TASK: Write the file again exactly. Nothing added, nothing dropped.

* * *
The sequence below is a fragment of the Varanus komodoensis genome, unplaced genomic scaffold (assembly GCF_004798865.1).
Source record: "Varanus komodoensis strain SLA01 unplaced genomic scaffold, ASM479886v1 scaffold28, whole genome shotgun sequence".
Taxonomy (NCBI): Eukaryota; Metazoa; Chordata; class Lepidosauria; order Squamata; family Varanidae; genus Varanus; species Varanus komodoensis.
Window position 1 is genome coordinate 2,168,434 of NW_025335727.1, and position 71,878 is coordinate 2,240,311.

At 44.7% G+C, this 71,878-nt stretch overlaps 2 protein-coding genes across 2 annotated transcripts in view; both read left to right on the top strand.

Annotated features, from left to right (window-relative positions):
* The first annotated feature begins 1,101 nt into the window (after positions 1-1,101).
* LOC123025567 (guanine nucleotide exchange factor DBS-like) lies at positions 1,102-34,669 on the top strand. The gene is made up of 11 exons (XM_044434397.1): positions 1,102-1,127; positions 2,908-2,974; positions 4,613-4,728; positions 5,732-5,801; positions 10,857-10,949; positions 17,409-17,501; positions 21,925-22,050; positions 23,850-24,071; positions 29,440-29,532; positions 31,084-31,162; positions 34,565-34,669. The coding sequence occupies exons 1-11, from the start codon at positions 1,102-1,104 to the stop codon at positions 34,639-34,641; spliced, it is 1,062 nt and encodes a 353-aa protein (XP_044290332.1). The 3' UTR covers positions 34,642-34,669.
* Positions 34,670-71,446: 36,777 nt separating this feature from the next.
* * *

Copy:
The sequence below is a fragment of the Varanus komodoensis genome, unplaced genomic scaffold (assembly GCF_004798865.1).
Source record: "Varanus komodoensis strain SLA01 unplaced genomic scaffold, ASM479886v1 scaffold28, whole genome shotgun sequence".
Taxonomy (NCBI): Eukaryota; Metazoa; Chordata; class Lepidosauria; order Squamata; family Varanidae; genus Varanus; species Varanus komodoensis.
Window position 1 is genome coordinate 2,168,434 of NW_025335727.1, and position 71,878 is coordinate 2,240,311.

At 44.7% G+C, this 71,878-nt stretch overlaps 2 protein-coding genes across 2 annotated transcripts in view; both read left to right on the top strand.

Annotated features, from left to right (window-relative positions):
* The first annotated feature begins 1,101 nt into the window (after positions 1-1,101).
* LOC123025567 (guanine nucleotide exchange factor DBS-like) lies at positions 1,102-34,669 on the top strand. The gene is made up of 11 exons (XM_044434397.1): positions 1,102-1,127; positions 2,908-2,974; positions 4,613-4,728; positions 5,732-5,801; positions 10,857-10,949; positions 17,409-17,501; positions 21,925-22,050; positions 23,850-24,071; positions 29,440-29,532; positions 31,084-31,162; positions 34,565-34,669. The coding sequence occupies exons 1-11, from the start codon at positions 1,102-1,104 to the stop codon at positions 34,639-34,641; spliced, it is 1,062 nt and encodes a 353-aa protein (XP_044290332.1). The 3' UTR covers positions 34,642-34,669.
* Positions 34,670-71,446: 36,777 nt separating this feature from the next.